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A Hundred Little Flames
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Description :

Sometimes, a journey back is a step forward.

When 26-year-old Ayan is sent to live with his grumpy old grandfather Gopal Shanker, in a tiny village, in Kerala, he is understandably devastated. What can a sleepy, idyllic village without even Internet connectivity offer a young man?

To make matters worse, Jairaj, Ayan’s domineering father has his own plans and is determined to have his way. Soon, Ayan has to come to terms with the hard realities of life and the blindness of greed as he and Gopal Shanker learn that life can sometimes unravel in unanticipated ways.

A young man, whose life lies ahead of him. An old man, whose life is all in the past. And a few months that change everything. A Hundred Little Flames is a charming account of a relationship across generations and also a meditative look at the issues of old people.

Preeti Shenoy’s foray into new fictional terrain is an absolute triumph!

Editorial Review :

A Hundred Little Flames is an out of the box story for many reasons. I particularly liked the way characters strengthen page after page. The letters in the prose add a great substance and the entire setting of the story is described beautifully, be it Kerala or Pondicherry. The people, weather, landscape, local delicacies and every little detail mentioned shows the amount of research that has gone into the making of the plot. Just reading about them made me want to visit these places and meet those people. Many a times we end up reading a book because it was recommended by someone we know or there are many people talking about it, but I pre-ordered this one knowing the amount of delight the author puts into her writing which is wonderfully contagious and thus serves the purpose. I had a teeny weeny issue with the number and sequence of letters that filled up the last part of the book and the sudden turn of events in the end which seemed like a deliberate climax. More importantly I like the way the story tries to convey a very important message, to look at relationships beyond what we think they are. There is more to an individual than how they are related to us. This was such a great learning lesson. --ByRaksha Bhaton 22 November 2017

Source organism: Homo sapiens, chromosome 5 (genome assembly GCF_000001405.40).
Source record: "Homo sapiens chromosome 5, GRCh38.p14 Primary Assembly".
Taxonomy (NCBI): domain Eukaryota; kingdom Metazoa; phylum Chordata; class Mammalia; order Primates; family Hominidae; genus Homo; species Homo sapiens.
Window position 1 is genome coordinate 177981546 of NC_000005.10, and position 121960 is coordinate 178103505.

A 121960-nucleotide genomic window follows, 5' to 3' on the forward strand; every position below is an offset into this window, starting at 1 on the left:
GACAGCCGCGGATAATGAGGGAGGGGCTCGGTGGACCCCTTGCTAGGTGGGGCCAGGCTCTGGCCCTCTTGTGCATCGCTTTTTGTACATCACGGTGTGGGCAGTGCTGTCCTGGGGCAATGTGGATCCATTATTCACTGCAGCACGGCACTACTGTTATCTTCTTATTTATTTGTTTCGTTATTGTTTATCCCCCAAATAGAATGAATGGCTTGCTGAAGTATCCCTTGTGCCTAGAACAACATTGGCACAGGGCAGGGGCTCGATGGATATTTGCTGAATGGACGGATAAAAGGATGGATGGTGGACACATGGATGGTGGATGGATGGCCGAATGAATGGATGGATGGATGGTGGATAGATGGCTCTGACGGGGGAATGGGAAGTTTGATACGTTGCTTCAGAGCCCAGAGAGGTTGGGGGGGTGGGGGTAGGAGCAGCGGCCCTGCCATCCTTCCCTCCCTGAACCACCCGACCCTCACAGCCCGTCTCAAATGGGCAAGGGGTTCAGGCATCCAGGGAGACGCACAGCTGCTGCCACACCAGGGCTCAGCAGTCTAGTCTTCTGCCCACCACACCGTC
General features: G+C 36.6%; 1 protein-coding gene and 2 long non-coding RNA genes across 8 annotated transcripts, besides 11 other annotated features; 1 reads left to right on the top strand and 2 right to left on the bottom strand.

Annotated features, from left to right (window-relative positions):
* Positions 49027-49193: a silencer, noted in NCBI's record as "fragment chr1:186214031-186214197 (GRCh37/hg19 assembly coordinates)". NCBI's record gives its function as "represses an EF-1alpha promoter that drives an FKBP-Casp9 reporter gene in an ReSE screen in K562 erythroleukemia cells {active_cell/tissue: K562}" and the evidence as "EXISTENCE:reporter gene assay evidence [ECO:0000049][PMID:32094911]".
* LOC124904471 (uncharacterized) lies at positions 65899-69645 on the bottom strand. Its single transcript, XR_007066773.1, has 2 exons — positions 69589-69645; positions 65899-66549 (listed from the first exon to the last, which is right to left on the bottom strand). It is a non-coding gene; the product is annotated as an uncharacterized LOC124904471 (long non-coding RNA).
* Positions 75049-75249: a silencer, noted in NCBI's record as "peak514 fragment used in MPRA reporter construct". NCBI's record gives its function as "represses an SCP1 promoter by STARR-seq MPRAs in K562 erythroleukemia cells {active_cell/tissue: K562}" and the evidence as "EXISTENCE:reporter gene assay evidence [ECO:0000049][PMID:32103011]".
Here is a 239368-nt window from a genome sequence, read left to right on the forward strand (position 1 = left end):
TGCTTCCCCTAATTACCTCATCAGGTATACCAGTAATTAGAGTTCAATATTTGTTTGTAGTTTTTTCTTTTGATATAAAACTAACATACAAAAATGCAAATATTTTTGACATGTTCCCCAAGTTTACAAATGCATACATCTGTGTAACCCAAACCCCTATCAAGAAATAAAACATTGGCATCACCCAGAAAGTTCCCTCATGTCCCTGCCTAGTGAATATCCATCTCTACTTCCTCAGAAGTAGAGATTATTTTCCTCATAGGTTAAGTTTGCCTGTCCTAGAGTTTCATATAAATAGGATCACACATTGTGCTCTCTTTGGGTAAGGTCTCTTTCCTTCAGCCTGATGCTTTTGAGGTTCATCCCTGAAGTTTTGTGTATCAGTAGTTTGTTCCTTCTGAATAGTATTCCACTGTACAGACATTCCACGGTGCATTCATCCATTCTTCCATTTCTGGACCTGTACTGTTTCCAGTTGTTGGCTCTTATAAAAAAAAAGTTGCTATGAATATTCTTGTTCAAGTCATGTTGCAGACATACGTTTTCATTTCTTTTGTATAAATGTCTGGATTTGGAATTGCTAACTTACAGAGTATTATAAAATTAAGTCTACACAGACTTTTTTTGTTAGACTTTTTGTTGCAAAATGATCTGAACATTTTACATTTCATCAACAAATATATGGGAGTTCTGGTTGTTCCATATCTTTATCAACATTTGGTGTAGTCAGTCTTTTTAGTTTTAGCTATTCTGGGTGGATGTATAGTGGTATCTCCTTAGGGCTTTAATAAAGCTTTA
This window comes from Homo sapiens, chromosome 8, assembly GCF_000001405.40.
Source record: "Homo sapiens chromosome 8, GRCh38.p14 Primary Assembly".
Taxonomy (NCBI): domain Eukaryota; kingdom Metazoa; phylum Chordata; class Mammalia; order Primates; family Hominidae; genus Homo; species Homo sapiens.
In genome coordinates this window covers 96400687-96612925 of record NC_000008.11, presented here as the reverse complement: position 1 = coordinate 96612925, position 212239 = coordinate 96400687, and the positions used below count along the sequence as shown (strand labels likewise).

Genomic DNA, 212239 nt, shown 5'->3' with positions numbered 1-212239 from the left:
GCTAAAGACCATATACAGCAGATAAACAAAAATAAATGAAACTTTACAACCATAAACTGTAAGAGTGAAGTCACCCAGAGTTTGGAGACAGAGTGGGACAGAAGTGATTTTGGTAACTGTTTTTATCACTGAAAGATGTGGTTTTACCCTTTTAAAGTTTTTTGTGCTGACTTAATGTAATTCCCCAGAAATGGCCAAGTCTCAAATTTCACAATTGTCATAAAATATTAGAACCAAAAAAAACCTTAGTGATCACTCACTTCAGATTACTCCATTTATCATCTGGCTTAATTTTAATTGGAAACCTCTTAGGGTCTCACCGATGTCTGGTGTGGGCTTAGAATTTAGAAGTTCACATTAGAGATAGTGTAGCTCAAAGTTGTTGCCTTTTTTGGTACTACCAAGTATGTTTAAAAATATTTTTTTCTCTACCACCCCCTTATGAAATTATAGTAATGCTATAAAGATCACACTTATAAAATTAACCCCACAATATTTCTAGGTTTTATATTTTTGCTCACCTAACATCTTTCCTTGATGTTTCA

It is a very good book and the content reflects the real situation. I wish all students or children living away from grand parents should definitely read this book. It consists of a love story that I have not imagined in my life. Such a pure and heart touching story which is very different from all contemporary love stories, filled with romance and lust. I'm myself studying away from home, felt an urge to visit my grandparents while reading the book --By Tejasree on 27 November 2017

An emotional book. Also depicts the difference of love of yester years with current. A generic read.... wants to integrate present generation of thought with the old one and minimizing generation gap. Every one will love the the character Gopal Shanker and the noble lady Rohini. An emotional touch --By Partha pratim bose on 10 January 2018

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About the Author :

Preeti Shenoy, née Preeti Kamath, is a painter and writer from Bangalore, India.

During her school years Preeti studied in Kendriya Vidyalayas all over India, due to her father's constant job transfers, and this contact with different cultures and languages may have had an influence in her later interest for Sociology. She started developing her writing skills since an early age, but only considered becoming a professional writer after she created herself a blog in October 2006. The number of page hits on her blog increased day by day, and readers throughout the world suggested her that she should consider publishing her texts.
In 2007 she wrote a couple of art icles for MetroScan, a local magazine, and in the beginning of 2008 she was invited to start contributing regularly to the newspaper Times of India. On this same year she wrote articles for Reader's Digest "Joy", and had her articles republished in various other Indian newspapers and magazines. Encouraged by the favorable reception of her first publications, she decided it was time to dedicate to a larger project, and began writing her first book, a collection of narratives based on real life incidents, some of which had been previously posted on her blog in a shorter form. It was launched in October 2008. Her second book, a fictional novel about an Indian girl named Ankita Sharma, was published in January 2011. Her plans are to become a full time writer.
Preeti is a poet, too —her poetry was published in the Sulekha Book Series[1]— and a self taught artist who paints in water colors and oils but also works in mixed media.
In February 2009 she moved with her family (husband and 2 kids) to Norwich, UK, where they lived until October 2010. They relocated back to India and currently she lives in Bangalore.